Sweden has produced it’s fair share of musicians known world wide, across a wide array of genres. Metal fans will know that In Flames, Candlemass, and Opeth are among the genre’s most respected acts; Recently, The Hives became a famous international rock/pop band, preceeded by the likes of The Cardigans and Roxette. Many popular bands then, with a wide variety of sounds, and that’s without even mentioning Abba. If anything can describe Lykke Li’s debut, it is diversity- of sounds, of genres, of emotions. This does not work for the better at times, and although as the singer admits herself, that her life is a mish mash of moving and changing, the listener may wish she would stick to one genre and work at it- because all these pieces, this time, do not make a whole. Experimentation is wonderful, but perhaps Lykke should experiment with different sounds over the course of different albums, not squeeze it all into one.
That said, it is clear that most people will see this as a pop/dance album. The problem here is that there is no stand out dance track a la Robyn, which will blast through clubs this summer. On top of that, the melodies in her more pop sounding tracks are not memorable enough to dent the UK charts. The best songs here are the more tender moments, where the honesty shown in every song is pushed to the forefront. These songs have sparse and soft melodies, plenty of pianos, strings, and unintrusive beats. Lykke’s voice on these songs is another strong point, carrying the emotion wonderfully. At times though she can let her voice become too child-like, edging awfully near to ‘i’m so helpless and weak and rich, please save me’ territory. On the more upbeat songs, another annoying vocal trait can be found- the clipping of ‘t’ sounds at the end of words as if she is trying to sound like Lily Allen/Kooks/Libertines/any other desperately irratating ‘act’. Luckily, this does not appear often.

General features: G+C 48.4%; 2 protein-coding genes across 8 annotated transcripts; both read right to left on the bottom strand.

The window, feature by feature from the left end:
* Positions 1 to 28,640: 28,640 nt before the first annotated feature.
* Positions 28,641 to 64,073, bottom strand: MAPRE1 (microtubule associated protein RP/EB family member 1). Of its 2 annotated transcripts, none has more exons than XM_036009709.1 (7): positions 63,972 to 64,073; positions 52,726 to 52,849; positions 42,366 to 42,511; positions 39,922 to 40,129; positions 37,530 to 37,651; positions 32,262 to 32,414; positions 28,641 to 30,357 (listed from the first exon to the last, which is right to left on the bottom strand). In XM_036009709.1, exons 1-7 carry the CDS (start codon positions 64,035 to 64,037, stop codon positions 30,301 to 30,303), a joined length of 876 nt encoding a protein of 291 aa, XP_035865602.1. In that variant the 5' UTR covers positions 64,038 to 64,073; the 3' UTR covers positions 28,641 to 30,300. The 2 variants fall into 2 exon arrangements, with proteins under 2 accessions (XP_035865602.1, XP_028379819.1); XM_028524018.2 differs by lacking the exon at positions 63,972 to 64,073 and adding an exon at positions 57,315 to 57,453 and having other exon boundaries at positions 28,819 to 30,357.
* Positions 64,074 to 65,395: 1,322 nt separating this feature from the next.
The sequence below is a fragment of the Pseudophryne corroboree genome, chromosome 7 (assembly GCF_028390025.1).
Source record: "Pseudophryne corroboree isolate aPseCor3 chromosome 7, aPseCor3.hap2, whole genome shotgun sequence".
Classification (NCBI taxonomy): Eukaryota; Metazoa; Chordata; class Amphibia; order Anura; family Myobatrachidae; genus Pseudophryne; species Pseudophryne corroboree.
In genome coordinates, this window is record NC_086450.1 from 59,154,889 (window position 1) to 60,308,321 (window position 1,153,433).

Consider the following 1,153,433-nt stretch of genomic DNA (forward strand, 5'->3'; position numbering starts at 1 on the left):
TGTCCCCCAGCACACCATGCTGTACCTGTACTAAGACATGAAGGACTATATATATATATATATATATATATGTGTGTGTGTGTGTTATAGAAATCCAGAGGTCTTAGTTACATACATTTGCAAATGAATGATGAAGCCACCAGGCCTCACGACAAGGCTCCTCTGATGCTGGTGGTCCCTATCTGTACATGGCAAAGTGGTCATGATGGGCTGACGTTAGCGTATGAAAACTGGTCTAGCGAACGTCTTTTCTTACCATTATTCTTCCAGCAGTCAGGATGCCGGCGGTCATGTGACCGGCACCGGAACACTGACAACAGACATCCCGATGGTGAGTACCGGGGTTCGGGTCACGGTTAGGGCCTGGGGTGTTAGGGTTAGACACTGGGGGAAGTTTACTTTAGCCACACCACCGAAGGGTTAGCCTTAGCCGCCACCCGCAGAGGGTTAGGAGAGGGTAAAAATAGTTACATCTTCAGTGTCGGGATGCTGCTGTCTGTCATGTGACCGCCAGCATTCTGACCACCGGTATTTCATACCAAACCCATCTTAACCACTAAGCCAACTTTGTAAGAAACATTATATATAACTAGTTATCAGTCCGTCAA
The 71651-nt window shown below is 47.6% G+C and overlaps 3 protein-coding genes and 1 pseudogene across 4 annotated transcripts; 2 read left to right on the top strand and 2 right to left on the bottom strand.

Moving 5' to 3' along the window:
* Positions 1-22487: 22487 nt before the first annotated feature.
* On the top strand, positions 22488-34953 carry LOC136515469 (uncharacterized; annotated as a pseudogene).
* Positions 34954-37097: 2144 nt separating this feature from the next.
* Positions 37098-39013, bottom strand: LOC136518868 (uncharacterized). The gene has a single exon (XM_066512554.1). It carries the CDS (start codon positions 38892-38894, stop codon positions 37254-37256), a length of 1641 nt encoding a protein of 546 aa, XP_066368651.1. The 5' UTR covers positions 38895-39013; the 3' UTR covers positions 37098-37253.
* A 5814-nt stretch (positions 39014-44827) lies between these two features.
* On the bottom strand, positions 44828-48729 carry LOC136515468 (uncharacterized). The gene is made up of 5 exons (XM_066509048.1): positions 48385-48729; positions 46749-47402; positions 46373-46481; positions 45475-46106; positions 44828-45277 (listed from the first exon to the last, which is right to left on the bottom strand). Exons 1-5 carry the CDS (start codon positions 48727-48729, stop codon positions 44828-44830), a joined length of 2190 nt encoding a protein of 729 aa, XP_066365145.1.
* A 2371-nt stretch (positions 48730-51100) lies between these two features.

The album starts out promisingly enough, with a swirling growing melody with ‘Melodies And Desires’, which almost sounds like it could burst into an epic. For better or worse though, this is restrained, and the song fades out. The lyrics in the opening track can be echoed throughout the rest of the album. A sadness, a wish to feel part of something or someone, being in or out of control, love, dance, music, along with the ever so subtle hint of irony. ‘Dance, Dance, Dance’ has as good a chance as any to be her big hit, her voice acting as the lead instrument for the first half of the song, singing about a love of dance which gives freedom. I’m Good, I’m Gone sees Lykke Li doing her best sexy/sultry routine, with good results and a catchy enough chorus. Little Bit is a touching song, sung with yearning, although again with other tracks the repetition of lyrics can become annoying. Hanging High sounds at times Oriental and Caribbean, while Compalint Department sounds like it should be played on a catwalk. Times Flies and Everybody But Me are other tender higlight, while This Trumpet In My Head may be her best, and most understated track. Dusky vocals, harsh and witty lyrics, and with a definite Good, The Bad, And The Ugly feel to it.
So after all the hype of yet another myspace artist, we are left with an album which will no doubt do well in the charts this year, but for the same reasons why other acts do so mysteriosly well in the charts- Lykke Li has the sort of sound that Top 40 listeners will love- it’s harmless, doesn’t say a lot, and will be forgotten quickly. However, unlike the countless other talentless indie guitar bands, pop laydees, R’n’B nobodies, and Brit-School dumb wanabees, Lykke Li has potential. She has made this album herself, she has a good range of tastes, strong sense of humour, and hopefully in years to come we will see her talent mature. Unquestionably, there is something good here. Whether she is happy to pander to Radio Uno listeners, or wishes to progress as a genuinely forceful artist remains to be seen. Let’s hope she chooses the latter; the world needs more intelligent pop.